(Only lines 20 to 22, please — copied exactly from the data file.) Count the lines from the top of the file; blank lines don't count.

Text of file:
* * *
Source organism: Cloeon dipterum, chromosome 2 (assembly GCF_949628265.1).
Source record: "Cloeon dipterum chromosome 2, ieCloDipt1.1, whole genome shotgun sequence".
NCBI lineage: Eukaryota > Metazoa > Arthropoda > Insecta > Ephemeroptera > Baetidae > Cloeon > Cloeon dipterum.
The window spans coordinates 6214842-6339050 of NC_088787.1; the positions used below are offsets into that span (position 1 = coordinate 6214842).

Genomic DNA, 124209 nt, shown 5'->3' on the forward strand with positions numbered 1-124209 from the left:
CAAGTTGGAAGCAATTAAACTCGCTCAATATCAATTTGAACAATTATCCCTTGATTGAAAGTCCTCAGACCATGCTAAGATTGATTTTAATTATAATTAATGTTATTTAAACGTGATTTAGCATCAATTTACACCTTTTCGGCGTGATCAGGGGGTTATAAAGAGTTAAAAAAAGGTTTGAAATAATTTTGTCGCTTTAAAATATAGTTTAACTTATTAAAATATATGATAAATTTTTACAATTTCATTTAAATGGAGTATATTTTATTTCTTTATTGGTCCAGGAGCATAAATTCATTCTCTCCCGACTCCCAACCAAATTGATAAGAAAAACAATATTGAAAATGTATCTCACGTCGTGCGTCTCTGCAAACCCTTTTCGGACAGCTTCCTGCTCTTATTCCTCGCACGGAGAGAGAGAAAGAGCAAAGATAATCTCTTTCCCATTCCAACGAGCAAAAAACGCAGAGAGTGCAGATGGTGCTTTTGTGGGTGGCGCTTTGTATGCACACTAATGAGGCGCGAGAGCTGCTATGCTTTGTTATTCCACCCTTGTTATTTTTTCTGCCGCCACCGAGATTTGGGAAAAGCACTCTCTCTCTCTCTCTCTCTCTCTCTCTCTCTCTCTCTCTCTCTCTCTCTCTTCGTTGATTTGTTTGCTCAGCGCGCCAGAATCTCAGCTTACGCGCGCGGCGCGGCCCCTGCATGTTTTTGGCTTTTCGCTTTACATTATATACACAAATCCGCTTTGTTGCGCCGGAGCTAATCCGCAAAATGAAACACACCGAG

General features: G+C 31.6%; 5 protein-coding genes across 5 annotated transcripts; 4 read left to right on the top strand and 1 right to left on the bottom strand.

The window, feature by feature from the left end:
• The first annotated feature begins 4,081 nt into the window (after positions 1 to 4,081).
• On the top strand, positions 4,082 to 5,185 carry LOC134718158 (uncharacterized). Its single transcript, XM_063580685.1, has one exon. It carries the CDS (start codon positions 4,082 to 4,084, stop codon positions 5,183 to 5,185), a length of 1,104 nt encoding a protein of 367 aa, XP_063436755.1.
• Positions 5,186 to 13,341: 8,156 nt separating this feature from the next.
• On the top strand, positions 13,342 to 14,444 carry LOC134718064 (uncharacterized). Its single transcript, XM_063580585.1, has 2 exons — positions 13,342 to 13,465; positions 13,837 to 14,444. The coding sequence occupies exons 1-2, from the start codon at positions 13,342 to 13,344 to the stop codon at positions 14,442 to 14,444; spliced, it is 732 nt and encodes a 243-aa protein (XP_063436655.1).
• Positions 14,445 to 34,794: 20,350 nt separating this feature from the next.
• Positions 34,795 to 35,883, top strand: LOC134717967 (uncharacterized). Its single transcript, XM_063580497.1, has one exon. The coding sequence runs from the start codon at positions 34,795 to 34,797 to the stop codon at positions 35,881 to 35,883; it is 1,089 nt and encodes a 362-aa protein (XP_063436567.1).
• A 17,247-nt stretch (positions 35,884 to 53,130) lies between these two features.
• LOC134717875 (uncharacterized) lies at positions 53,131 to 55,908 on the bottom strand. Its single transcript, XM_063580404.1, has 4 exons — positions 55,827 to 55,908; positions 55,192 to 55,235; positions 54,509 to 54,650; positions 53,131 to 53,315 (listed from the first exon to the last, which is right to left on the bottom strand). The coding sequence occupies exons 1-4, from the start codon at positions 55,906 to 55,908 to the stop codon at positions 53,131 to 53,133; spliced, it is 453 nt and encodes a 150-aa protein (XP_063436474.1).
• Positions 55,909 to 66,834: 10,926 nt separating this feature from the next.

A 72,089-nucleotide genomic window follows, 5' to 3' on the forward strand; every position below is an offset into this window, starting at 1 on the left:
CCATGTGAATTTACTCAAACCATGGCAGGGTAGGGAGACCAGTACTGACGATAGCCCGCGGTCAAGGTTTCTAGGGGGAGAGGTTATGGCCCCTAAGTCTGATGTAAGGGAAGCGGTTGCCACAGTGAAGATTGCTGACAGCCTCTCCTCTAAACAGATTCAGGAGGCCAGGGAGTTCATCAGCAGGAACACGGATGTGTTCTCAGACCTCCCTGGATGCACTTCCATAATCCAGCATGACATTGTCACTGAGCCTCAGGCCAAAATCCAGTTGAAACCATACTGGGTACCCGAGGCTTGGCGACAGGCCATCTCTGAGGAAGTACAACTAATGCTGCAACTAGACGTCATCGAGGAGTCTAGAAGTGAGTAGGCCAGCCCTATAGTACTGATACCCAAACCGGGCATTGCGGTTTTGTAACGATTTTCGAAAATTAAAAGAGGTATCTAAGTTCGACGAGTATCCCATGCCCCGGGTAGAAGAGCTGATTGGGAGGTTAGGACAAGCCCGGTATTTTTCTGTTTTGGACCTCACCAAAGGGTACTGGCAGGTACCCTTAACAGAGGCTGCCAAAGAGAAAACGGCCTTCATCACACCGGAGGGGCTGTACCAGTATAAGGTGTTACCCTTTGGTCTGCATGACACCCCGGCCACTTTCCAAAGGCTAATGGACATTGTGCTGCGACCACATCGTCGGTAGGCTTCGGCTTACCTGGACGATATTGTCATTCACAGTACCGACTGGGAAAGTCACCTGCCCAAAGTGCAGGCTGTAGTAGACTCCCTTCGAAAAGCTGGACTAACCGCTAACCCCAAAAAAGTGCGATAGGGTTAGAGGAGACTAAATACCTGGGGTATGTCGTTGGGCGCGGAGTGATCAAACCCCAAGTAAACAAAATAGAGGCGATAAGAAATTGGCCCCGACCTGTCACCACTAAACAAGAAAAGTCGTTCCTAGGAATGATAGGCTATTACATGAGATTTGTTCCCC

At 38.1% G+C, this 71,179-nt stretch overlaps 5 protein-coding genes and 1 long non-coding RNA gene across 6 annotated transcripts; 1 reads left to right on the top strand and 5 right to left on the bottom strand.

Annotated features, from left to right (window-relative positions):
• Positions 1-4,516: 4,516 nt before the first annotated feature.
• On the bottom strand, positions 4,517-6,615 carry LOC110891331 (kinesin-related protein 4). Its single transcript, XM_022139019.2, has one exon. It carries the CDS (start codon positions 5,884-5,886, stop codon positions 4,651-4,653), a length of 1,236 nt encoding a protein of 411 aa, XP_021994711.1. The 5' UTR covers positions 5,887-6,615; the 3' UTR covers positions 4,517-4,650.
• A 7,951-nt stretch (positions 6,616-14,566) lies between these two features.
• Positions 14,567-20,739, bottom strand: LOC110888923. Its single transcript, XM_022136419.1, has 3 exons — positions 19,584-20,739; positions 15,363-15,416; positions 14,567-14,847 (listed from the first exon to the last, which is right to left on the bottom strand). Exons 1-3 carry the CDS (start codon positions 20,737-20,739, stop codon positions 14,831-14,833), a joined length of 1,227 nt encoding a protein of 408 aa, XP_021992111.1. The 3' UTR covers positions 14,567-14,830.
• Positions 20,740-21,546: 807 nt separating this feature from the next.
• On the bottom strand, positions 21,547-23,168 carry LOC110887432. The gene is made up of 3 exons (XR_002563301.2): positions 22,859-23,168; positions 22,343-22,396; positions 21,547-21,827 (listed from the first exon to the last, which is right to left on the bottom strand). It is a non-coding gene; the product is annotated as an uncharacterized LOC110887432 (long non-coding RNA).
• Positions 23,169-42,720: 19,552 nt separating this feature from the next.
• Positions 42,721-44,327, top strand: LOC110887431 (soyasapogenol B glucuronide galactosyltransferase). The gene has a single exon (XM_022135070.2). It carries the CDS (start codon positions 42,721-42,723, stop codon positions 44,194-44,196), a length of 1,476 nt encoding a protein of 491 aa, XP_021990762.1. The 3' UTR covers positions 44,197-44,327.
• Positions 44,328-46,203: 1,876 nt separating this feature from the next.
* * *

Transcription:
At 38.1% G+C, this 71,179-nt stretch overlaps 5 protein-coding genes and 1 long non-coding RNA gene across 6 annotated transcripts; 1 reads left to right on the top strand and 5 right to left on the bottom strand.

Annotated features, from left to right (window-relative positions):
• Positions 1-4,516: 4,516 nt before the first annotated feature.